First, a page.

|—||Carbon price = authoritarian, media inquiry = authoritarian, forcing a woman out of a job she was elected to = ok because Miranda doesn’t like traffic but cannot be seen riding a bike or taking a train like the rest of us sclebs.|
Classic Miranda, 2010: And, having done nothing demonstrable to reduce heroin use, or cause drug addicts to abstain from the substance that is ruining their lives, it was made permanent this week.
Legislation was passed in the NSW Upper House with the aid of the limp-wristed NSW Opposition, which fails to realise that a conservative party that turns its back on conservative policies never fares well at the polls.
|—||There is a lot you could criticise Carr for but sending the state “to rack and ruin” isn’t one of them. He broke records for spending on hospitals and roads while still managing the first“government in the State’s history to retire debt”. He neglected water and electricity but no Premier since him has fixed those problems. As the soon to be a nuclear waste haven Western Sydney gets shot to pieces while Orica spits poisons, the Sydney Harbour Bridge falls to pieces and the Pacific Highway remains a neglected deathtrap; I wouldn’t be surprised if many citizens of NSW wished Bob the environmentalist, tough on crime Builder could make a return to the Premiership.|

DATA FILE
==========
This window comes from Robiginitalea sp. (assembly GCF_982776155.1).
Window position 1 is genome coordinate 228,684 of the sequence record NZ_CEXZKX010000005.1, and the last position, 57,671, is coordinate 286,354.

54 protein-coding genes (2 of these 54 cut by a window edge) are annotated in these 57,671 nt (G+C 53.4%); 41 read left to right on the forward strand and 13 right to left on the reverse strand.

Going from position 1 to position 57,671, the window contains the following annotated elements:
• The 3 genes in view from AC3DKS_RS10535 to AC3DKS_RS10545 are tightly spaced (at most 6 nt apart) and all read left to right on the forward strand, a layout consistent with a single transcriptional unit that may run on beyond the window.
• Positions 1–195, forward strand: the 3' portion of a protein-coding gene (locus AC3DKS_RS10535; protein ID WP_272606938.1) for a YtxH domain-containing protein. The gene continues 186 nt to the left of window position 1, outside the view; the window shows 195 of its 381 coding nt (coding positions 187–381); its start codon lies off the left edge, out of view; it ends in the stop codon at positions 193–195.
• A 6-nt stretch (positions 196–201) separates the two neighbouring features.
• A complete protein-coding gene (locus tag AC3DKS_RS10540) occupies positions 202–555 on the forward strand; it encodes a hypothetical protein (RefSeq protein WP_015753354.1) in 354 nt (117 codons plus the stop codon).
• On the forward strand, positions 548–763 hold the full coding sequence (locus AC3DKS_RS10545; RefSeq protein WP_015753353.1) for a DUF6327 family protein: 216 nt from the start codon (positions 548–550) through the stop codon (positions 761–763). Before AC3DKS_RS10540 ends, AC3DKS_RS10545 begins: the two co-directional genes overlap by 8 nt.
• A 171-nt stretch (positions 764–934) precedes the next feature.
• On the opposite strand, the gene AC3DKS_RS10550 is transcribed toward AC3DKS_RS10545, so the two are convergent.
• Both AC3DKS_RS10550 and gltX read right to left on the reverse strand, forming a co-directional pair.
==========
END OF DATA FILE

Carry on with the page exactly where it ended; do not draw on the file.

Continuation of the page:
Sure enough, when Bratton’s police cracked down hard on minor offences such as fare evasion, vandalism, loitering and intrusive begging, there was a corresponding dramatic drop in more serious crime - including robbery, rape and murder. Rather than tinkering with soft sentencing options, and the occasional high profile police operation, Premier Barry O’Farrell should give Sydney a shot of harsh medicine, New York style. It’s well beyond time to stop pussyfooting around with the riff-raff.
An entire generation has grown up since Bratton cleaned up New York.
In 1993-2001, for example, San Diego was second only to New York in experiencing the biggest crime drop of any city in the United States, with our violent crime decreasing by 45 percent and homicides decreasing by 62 percent. But New York’s crime drop was associated with aggressive zero tolerance policing and a concomitant 50 percent increase in misdemeanor arrests. San Diego’s crime drop, by contrast, was accomplished through a community policing model that resulted in a 1 percent decrease in misdemeanor arrests. In fact, from 1994 to 2000, prison sentences in San Diego were actually reduced by 25 percent.